President Trump has taken heat from leaders in his own party for failing to clearly condemn white supremacists during Tuesday night's debate with Democrat candidate Joe Biden.
Debate moderator Chris Wallace asked the President to condemn white supremacy, just like Wallace did in the 2016 debate. In 2016, candidate Trump clearly condemned it. And then he said "sure" several times when asked again during this week's debate.
But Wallace kept pressing, and Trump was asked to call out a specific group to condemn. That's when Biden suggested a group known as the Proud Boys. Trump then agreed, saying the Proud Boys should "stand back and stand by."
Sen. Tim Scott (R-SC), an African American Republican, called on the president to clarify that statement, saying, "I think he misspoke. I think he should correct it. If he doesn't correct it, I guess he didn't misspeak."
Senate Majority Leader Mitch McConnell agreed, saying Sen. Scott's statement is "exactly how I would express myself on that issue."
Thursday night in an interview with Fox News host Sean Hannity, President Trump clarified, "I've said it many times, let me be clear again, I condemn the KKK. I condemn all white supremacists. I condemn the Proud Boys. I don't know much about the Proud Boys, almost nothing, but I condemn that."
During her weekly press conference on Thursday, several reporters badgered White House Press Secretary Kayleigh McEnany relentlessly with accusations against Trump over white supremacy. But she quickly put them in their place.
"This has been answered yesterday by the President himself, (and) the day before by the President himself on the debate stage. The President was asked it, he said 'sure' three times. Yesterday, he was point-blank asked, 'Do you denounce white supremacy?' And he said, 'I've always denounced any form of that'."
McEnany then offered the press an entire list of quotes from President Trump where he denounced white supremacy, and all hate groups on several different occasions during his presidency.
"He has condemned white supremacy more than any other president in modern history," McEnany said.
"The President just last week expressed his desire to see the KKK (Ku Klux Klan) prosecuted as domestic terrorists. This president has advocated for the death penalty for a white supremacist, the first federal execution in 17 years. His record on this is unmistakable and it's shameful that the media refuses to cover it," she noted.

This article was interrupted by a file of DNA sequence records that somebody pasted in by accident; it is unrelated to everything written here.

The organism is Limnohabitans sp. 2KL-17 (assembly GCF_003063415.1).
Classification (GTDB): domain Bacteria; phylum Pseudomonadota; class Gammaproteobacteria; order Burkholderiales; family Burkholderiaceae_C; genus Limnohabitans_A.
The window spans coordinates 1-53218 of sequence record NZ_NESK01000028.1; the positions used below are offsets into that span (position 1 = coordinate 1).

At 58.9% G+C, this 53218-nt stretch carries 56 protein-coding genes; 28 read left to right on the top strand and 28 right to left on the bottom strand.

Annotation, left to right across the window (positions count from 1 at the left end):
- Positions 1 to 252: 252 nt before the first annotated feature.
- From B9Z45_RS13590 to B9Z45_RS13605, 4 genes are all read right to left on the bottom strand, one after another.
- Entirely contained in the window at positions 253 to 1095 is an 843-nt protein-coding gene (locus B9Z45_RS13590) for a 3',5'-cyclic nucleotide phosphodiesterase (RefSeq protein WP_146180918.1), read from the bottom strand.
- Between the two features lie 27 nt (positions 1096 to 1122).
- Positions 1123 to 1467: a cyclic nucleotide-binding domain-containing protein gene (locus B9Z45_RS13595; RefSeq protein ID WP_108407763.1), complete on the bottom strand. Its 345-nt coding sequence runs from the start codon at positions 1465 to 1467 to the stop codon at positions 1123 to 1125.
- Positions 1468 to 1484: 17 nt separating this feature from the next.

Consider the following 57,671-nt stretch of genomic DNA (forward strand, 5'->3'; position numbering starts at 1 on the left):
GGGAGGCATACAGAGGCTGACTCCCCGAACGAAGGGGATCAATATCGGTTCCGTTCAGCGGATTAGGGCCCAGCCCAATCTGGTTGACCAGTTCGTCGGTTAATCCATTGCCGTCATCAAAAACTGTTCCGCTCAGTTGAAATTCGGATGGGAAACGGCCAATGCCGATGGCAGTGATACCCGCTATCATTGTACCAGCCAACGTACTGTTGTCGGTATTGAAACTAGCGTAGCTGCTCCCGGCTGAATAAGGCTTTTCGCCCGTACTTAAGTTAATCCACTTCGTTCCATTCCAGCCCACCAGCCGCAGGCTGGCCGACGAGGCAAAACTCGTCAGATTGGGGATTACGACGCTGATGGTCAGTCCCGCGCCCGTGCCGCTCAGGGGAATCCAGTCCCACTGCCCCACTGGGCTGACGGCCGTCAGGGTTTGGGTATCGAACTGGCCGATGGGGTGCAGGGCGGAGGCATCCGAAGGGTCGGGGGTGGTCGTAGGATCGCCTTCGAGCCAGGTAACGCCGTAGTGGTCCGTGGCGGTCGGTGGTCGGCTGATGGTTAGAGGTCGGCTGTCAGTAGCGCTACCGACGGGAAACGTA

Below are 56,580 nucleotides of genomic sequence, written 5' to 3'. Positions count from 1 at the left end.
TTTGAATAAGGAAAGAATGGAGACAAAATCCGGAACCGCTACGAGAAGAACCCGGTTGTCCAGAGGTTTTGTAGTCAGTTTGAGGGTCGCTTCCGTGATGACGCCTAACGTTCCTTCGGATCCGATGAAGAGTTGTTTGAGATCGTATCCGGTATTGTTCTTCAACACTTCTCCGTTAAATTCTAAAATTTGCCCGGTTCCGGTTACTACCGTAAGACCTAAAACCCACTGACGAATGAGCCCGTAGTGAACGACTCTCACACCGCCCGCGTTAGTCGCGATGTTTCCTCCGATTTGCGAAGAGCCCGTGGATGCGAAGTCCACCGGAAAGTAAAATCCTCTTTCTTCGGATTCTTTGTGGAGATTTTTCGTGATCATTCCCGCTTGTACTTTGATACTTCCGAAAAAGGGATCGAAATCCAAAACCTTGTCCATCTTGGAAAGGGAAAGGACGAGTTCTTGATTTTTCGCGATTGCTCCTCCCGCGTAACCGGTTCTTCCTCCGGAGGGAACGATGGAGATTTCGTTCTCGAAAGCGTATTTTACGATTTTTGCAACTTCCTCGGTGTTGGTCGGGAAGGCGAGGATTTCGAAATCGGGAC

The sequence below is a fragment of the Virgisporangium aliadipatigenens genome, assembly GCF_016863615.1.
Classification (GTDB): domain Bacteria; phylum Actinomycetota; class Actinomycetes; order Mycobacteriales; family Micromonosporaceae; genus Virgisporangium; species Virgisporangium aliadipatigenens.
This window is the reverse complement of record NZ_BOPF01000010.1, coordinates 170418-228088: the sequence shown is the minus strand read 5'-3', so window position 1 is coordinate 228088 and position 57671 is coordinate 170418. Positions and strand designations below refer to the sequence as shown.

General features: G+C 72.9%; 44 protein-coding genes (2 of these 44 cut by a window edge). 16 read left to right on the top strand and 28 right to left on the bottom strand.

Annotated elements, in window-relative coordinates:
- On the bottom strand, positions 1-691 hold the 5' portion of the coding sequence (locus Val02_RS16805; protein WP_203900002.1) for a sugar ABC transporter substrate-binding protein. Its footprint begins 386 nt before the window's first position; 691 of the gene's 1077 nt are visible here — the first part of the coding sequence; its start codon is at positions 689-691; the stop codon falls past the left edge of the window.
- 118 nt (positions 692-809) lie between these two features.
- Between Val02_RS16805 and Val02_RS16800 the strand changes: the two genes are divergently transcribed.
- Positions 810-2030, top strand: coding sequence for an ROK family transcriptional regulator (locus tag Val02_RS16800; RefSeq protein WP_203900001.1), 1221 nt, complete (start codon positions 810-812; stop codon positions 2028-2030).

McEnany also called out the media's double standard after they attacked the President for interrupting Biden but then repeatedly interrupted her, saying, "This isn't a debate. This is a White House press briefing. You ask a question and you give me time to answer."
Wilfred Reilly, associate professor of political science at Kentucky State University, tweeted on Wednesday that "the Proud Boys aren't white supremacists," describing the right-wing group's beliefs as "Western chauvinist" and noting that their international chairman, Enrique Tarrio, is Black.
"Gotta say: the Proud Boys aren't white supremacists," tweeted Mr. Reilly, author of "Hate Crime Hoax."
Gotta say: the Proud Boys aren't white supremacists. They call themselves "Western chauvinists," but their leader is Enrique Tarrio, a Black Cuban guy, and the membership's ~15% POC. This is widely known among LEOs. How'd "racist," -as vs. "street LARP bad"- become the take here?
— Wilfred Reilly (@wil_da_beast630) September 30, 2020
"Enrique Tarrio, their overall leader, is a Black Cuban dude. The Proud Boys explicitly say they're not racist," Mr. Reilly told The Washington Times. "They are an openly right-leaning group and they'll openly fight you — they don't deny any of this — but saying they're White supremacist: If you're talking about a group of people more than 10% people of color and headed by an Afro-Latino guy, that doesn't make sense."
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